Electoral reform top-of-mind for Nanaimo MP as Parliament resumes

NANAIMO – There is a lot of other work to do in the House of Commons this fall, says Nanaimo-Ladysmith MP Sheila Malcolmson.

Electoral reform is a top-of-mind subject, and there is a lot of other work to do in the House of Commons this fall, says Nanaimo’s MP.

Sheila Malcolmson, NDP member of Parliament for Nanaimo-Ladysmith, returns to Ottawa next week for the fall sitting of the house.

She’s already got a time slot on the first day back today (Sept. 19) to talk about abandoned vessels, one of a number of federal issues she hopes will be discussed this fall.

Electoral reform, she said, is at the top of the list, “because the timeline is really tight on making changes in time for the next election.”

Regardless of NDP’s past policy on the voting system, Malcolmson said she will reflect in Ottawa what she hears in her riding.

“We are absolutely open minded … but equality and proportionality are very important principles,” she said.

She’s anticipating a lot of debate in the house this fall on subjects that have implications for the environment and climate change. Malcolmson hopes for discussion about Site C dam, and there are also decisions to make on pipeline projects. The next United Nations climate change conference is in Marrakesh, Morocco, in November, and Malcolmson criticized the Liberals for being slow to strengthen Canada’s existing climate targets. She plans to hold a town hall on climate change in her riding in the next month or so.

“We’ll be taking back to Ottawa, what are some of the solutions that are good for local economy, good for local jobs, but also reduce greenhouse gas emissions and give the government some concrete solutions that they can incorporate into setting their federal reduction targets,” she said.

Malcolmson hopes to see movement on certain issues affecting First Nations people. She doesn’t think the government needs to wait to implement certain recommendations that are likely to come out of the inquiry into missing and murdered indigenous women, for example, funding to combat domestic violence, initiatives to create affordable housing and expand public transit, and improvements to relationships with police.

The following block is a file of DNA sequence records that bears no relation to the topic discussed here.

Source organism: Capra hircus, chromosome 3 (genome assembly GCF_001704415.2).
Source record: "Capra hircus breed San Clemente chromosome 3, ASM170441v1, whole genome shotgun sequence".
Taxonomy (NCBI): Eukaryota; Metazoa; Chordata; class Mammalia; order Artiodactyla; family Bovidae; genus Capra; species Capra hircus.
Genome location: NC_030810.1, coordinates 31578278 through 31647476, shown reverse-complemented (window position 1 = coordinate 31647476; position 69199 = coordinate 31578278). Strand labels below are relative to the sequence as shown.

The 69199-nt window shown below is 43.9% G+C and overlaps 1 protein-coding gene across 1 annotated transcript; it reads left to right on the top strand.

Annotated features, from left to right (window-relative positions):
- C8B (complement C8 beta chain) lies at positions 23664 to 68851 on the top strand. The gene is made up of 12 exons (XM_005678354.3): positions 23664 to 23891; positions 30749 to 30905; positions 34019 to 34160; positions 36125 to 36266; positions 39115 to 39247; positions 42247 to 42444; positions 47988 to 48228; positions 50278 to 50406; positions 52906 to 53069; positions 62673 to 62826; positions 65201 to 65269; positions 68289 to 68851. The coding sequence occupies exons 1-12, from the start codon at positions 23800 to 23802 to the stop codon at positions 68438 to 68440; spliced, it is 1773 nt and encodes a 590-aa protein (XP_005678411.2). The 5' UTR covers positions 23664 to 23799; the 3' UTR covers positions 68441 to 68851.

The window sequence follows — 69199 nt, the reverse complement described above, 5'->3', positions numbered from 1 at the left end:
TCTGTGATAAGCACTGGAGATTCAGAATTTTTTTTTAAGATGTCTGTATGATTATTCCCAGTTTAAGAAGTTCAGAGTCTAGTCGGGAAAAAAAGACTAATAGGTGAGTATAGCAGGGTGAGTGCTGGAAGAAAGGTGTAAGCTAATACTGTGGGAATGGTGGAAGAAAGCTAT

Last week, the Canadian Human Rights Tribunal issued a second compliance order to the Liberal government regarding child welfare on reserves, and that’s concerning to Malcolmson.

“You have to put money in on an equivalent basis that our country funds non-native kids,” she said. “It’s just absolutely pure and unequivocal discrimination that’s been long-standing.”

Other subjects Malcolmson anticipates discussing during the fall sitting include the Trans-Pacific Partnership and legalization of marijuana.

The MP said there’s a lot of work to do after a decade of Conservative leadership, so her party will be committed to working with the Liberal government.

“And trying to hit that balance of giving the government the opportunity to say what they are doing, because we want these things to succeed,” she said. “We’re not in a combative place that we were with the previous Conservative government where we didn’t share the same values.”

An undercurrent to the fall sitting will be the leadership situation of opposition parties. Malcolmson said outgoing NDP leader Tom Mulcair will be “a strong advocate” in holding the government to account, and she doesn’t think the party’s upcoming change in leadership will be any kind of distraction with the decision still a year away.

“As New Democrats declare for leadership, then they will bring a particular focus to some of the policy ideas and the positive visions for the country,” she said. “But honestly, I hope that doesn’t get going until the spring … because we’ve just got so much to do right now.”

Nanaimo News Bulletin